A recent study appearing in the Journal Manipulative and Physiological Therapeutics has examined the evidence for a correlation between lumbar proprioception and clinical low back pain. It was a systematic review that searched 6 major databases and returned 5 studies (with a total of 204 patients) eligible for inclusion. At the end of the process, researchers have been able to claim that there is a relationship between pain intensity and proprioception, albeit a complex one.
The nature of pain perception is complex and subjective. Research has revealed sex, age and ethnicity all impact on pain perception . Other factors that feed into the pain experience include “genetic, developmental, familial, psychological, social and cultural variables” . All considered, the reality is that two people could suffer from the same condition to the same severity, and yet have vastly different experiences of pain and pain-related disability.
While altering any of these variables may be outside the purview of the chiropractor, there is one thing we have been found to impact: proprioception .
That’s what makes this latest systemic review so interesting. Researchers, Ghamkhar and Kahlaee, scoured 6 leading medical databases for papers that recruited patients with chronic non-specific low back pain longer than 3 months in duration, and that assessed proprioception and pain intensity or pain-related disability . A series of exclusion criteria were set up to ensure the validity of the review.
All relevant studies defined non-specific low back pain as “lumbar pain without a specific established anatomical or neurological cause” and the sample sizes in each eligible study ranged from 15-90 participants. One study looked at women only, but the other 4 studies included both sexes, and pain intensity ranged from 3.3-6.3 on a 0-10 scale.
Proprioception was measured via joint repositioning errors (JRE) in 4 of the studies, and “threshold to detection of passive motion (TTDPM)” tests in 1 study. The researchers explained :
The JRE test measures how accurately a participant can actively or passively reproduce a “target position.” Three common JRE parameters are (1) absolute error (AE), which is the unsigned difference between the target and the reproduced position, indicative of repositioning accuracy; (2) constant error, defined as repositioning bias, which shows the overshoot or undershoot repositioning error; and (3) variable error, indicating variability error and calculated from constant error scores.”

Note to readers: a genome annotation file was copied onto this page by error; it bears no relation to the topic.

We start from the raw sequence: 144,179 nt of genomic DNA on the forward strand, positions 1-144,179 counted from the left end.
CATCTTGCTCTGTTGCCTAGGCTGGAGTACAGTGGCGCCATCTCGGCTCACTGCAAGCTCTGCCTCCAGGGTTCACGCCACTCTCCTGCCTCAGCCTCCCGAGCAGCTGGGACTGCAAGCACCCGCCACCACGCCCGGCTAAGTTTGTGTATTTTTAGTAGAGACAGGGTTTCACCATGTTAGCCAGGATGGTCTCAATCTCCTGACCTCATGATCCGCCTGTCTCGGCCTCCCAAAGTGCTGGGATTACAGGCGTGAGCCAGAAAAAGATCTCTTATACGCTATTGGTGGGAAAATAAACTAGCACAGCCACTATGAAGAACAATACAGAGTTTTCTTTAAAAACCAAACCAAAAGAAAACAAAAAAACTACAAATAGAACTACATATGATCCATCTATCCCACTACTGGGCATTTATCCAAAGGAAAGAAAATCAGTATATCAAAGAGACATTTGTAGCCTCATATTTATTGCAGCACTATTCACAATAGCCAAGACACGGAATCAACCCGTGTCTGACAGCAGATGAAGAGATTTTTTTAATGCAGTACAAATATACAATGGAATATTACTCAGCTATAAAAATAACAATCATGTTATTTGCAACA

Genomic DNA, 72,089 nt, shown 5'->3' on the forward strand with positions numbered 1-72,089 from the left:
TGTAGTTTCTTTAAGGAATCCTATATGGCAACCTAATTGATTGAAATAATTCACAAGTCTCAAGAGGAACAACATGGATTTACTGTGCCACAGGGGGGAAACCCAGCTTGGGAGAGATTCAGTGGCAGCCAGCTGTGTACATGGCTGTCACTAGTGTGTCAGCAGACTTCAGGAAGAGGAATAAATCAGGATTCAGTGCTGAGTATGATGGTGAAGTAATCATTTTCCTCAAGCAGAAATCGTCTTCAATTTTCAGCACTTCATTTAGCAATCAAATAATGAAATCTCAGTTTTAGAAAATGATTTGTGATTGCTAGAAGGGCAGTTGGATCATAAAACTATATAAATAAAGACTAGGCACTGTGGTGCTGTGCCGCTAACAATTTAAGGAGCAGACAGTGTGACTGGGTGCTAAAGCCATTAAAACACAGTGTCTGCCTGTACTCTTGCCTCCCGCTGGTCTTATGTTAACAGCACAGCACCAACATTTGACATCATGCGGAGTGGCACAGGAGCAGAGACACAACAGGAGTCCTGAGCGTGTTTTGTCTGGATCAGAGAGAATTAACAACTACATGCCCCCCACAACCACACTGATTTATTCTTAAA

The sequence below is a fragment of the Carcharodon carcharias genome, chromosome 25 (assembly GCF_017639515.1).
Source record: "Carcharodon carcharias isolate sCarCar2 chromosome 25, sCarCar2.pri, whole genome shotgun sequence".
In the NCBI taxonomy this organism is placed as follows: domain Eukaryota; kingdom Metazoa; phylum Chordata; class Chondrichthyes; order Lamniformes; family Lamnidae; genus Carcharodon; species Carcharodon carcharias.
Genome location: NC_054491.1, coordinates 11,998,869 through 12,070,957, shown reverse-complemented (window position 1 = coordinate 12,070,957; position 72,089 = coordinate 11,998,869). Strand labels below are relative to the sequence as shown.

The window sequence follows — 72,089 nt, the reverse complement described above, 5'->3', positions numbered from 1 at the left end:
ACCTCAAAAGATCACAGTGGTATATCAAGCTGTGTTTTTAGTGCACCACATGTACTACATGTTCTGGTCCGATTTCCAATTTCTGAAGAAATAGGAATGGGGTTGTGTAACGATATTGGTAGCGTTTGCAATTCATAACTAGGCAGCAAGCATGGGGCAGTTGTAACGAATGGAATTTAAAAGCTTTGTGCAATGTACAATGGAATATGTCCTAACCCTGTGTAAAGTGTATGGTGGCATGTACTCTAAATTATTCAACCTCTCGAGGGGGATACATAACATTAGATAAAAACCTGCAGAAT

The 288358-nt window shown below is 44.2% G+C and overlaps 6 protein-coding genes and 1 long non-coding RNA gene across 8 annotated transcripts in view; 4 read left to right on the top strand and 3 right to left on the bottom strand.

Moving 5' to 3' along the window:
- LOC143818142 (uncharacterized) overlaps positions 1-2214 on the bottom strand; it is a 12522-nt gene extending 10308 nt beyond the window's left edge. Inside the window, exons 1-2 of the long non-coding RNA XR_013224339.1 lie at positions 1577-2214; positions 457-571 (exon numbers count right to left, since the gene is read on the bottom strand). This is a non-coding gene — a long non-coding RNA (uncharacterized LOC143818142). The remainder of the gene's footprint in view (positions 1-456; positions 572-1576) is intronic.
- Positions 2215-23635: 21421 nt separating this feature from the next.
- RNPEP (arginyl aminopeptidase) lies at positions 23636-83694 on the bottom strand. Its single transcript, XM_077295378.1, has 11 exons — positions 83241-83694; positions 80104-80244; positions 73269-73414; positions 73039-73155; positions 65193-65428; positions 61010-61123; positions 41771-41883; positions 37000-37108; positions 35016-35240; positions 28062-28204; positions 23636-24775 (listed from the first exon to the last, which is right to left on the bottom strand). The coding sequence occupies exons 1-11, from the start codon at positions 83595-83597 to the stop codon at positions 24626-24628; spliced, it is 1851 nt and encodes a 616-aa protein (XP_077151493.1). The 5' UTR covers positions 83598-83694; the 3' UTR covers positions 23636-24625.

The TTDPM test measures sensitivity to detection of passive lumbar spine movement at a constant velocity and indicates the earliest point the participant senses any positional change.”
Interestingly, the findings revealed that, (in CNSLBP sufferers) “pain-related disability was significantly positively correlated with flexion and extension AE [absolute error].”
Furthermore, they found that there was “no correlation between pain intensity and AE in any movement directions.” In other words, impaired proprioception (regardless of the direction of movement) was to positively correlated.
The researchers remarked : “Although the limited evidence agrees on a fair to moderate correlation between proprioception impairment and pain-related disability, there is no consensus on such a relationship between proprioception and pain.” This makes the systemic review, and further research into the matter, an important undertaking so that the limitations of such studies can be accounted for.
What we do know from this study is that proprioception impairment may be a mechanism for pain perception. Whether that is because of decreased sensory feedback, postural and muscle control, predisposition towards injury and micro-trauma or other psychological factors remains to be seen. Again, researchers remarked that “the pain interference model suggests that, in the presence of pain or fear of pain, the CNS [central nervous system] chooses to suppress the motor activity in the pain-related region as a protective mechanism…However, in most of the recent studies, impaired proprioception could not be explained by pain.”
At this point in time, there is a paucity of chiropractic-specific research into the correlation between proprioceptive impairment and pain perception. However, we do have a growing evidence bank that points to a link between chiropractic care and improved proprioception, as well as research on how the adjustment may alter the way the brain processes pain [3, 5]. Thus we have indicators that, for low back pain and other issues, chiropractic may be a more valuable piece of the pain and function puzzle than many currently think we are.